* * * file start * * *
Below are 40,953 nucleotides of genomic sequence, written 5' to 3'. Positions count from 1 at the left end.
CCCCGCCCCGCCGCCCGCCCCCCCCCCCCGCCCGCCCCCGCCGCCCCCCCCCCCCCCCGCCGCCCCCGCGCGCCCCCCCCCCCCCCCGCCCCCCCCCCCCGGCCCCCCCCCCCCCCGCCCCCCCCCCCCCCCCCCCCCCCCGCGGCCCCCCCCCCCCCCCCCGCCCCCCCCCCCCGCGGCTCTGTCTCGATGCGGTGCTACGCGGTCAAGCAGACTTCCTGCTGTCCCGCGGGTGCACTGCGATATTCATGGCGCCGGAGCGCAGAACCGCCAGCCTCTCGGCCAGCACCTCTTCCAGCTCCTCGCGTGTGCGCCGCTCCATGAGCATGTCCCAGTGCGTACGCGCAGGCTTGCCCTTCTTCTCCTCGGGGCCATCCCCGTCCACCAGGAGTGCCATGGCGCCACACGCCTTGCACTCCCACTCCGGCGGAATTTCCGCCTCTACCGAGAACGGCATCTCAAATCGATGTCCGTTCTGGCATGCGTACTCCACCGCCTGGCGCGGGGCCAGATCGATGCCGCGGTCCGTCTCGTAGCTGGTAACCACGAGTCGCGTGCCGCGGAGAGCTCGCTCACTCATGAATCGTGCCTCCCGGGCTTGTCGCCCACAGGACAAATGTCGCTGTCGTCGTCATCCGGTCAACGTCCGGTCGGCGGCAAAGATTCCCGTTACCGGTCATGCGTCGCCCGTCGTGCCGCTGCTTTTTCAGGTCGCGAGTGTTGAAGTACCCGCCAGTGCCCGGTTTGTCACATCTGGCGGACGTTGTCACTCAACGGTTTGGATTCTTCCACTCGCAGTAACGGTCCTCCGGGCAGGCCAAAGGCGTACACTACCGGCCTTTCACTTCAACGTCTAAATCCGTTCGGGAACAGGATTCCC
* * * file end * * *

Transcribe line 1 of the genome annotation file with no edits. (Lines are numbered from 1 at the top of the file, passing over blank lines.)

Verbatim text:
Below are 40,953 nucleotides of genomic sequence, written 5' to 3'. Positions count from 1 at the left end.